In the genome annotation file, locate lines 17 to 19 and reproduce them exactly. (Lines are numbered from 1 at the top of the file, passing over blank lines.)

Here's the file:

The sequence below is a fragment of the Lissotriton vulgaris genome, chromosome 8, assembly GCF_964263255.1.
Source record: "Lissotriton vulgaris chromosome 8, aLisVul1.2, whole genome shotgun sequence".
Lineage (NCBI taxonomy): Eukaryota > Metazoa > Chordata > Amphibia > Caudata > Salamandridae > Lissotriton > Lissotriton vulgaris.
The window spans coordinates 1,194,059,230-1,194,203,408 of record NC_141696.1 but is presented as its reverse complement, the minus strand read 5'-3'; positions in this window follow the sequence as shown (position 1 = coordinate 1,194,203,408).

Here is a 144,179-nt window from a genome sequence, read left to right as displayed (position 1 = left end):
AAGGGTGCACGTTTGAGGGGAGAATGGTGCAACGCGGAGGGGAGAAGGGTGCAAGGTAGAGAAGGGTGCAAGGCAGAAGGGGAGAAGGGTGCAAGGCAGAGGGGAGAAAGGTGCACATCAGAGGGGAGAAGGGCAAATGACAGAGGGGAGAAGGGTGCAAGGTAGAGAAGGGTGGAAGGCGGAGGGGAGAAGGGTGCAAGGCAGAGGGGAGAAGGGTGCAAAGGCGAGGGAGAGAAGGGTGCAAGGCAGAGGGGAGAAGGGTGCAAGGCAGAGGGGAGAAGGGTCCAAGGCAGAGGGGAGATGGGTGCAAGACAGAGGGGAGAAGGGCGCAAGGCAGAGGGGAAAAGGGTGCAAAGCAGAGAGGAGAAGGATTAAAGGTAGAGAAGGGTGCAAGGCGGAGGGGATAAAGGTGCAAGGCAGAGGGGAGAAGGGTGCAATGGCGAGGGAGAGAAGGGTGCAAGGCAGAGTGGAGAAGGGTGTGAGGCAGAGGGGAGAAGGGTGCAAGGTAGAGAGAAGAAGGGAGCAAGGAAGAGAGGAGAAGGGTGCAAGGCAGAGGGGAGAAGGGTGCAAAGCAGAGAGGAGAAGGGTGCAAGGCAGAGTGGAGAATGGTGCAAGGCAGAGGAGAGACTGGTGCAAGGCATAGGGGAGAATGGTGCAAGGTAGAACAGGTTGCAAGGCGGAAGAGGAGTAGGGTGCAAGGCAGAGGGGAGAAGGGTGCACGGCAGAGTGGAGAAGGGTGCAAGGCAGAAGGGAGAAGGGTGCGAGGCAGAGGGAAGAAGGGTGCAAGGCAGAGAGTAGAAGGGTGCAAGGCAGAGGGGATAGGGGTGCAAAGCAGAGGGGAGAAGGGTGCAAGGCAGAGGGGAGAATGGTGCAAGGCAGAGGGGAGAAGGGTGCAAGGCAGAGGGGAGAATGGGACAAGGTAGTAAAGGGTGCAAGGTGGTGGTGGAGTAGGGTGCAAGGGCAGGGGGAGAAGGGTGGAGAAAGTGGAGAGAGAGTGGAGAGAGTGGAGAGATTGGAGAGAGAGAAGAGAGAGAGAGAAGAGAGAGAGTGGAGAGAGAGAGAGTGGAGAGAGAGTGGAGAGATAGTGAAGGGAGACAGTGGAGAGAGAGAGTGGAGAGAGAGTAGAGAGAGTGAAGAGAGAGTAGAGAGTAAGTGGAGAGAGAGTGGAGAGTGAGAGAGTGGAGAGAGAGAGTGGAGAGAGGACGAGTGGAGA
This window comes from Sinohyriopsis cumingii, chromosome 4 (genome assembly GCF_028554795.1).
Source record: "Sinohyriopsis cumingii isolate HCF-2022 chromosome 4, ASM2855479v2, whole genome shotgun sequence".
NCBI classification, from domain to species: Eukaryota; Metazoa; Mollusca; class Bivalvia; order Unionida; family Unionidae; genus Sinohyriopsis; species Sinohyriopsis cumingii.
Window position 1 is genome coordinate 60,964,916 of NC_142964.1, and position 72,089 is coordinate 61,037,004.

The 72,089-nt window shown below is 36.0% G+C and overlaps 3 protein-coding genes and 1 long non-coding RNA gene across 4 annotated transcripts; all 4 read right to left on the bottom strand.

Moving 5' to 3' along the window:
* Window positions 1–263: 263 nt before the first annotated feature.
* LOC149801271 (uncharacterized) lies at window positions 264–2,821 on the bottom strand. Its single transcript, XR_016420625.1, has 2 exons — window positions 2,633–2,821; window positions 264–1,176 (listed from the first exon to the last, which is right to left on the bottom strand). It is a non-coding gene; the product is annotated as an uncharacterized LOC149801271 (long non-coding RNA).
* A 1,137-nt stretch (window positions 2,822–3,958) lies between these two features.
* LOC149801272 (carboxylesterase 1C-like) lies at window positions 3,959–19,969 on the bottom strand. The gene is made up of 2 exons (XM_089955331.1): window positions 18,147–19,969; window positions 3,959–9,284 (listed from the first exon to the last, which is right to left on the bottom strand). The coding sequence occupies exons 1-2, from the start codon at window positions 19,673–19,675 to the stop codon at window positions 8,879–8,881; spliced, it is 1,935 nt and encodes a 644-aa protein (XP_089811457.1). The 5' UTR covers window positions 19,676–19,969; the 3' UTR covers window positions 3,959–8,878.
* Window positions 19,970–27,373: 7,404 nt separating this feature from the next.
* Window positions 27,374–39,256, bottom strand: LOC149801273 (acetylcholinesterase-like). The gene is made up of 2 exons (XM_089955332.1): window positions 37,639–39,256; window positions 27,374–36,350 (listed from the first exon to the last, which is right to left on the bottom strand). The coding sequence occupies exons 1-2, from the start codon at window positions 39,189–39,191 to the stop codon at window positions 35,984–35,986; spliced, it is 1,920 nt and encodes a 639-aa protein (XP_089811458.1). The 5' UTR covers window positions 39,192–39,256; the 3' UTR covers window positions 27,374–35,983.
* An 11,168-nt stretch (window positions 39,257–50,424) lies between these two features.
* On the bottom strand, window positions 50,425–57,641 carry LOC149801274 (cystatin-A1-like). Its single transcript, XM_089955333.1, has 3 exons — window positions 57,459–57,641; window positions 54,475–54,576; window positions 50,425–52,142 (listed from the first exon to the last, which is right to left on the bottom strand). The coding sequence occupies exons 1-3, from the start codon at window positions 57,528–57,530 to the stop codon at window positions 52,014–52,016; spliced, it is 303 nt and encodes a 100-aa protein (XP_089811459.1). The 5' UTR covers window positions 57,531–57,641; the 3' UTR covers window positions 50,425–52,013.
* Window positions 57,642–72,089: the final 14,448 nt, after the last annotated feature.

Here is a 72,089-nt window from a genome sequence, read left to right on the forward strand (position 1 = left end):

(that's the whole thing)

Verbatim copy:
* Window positions 19,970–27,373: 7,404 nt separating this feature from the next.
* Window positions 27,374–39,256, bottom strand: LOC149801273 (acetylcholinesterase-like). The gene is made up of 2 exons (XM_089955332.1): window positions 37,639–39,256; window positions 27,374–36,350 (listed from the first exon to the last, which is right to left on the bottom strand). The coding sequence occupies exons 1-2, from the start codon at window positions 39,189–39,191 to the stop codon at window positions 35,984–35,986; spliced, it is 1,920 nt and encodes a 639-aa protein (XP_089811458.1). The 5' UTR covers window positions 39,192–39,256; the 3' UTR covers window positions 27,374–35,983.
* An 11,168-nt stretch (window positions 39,257–50,424) lies between these two features.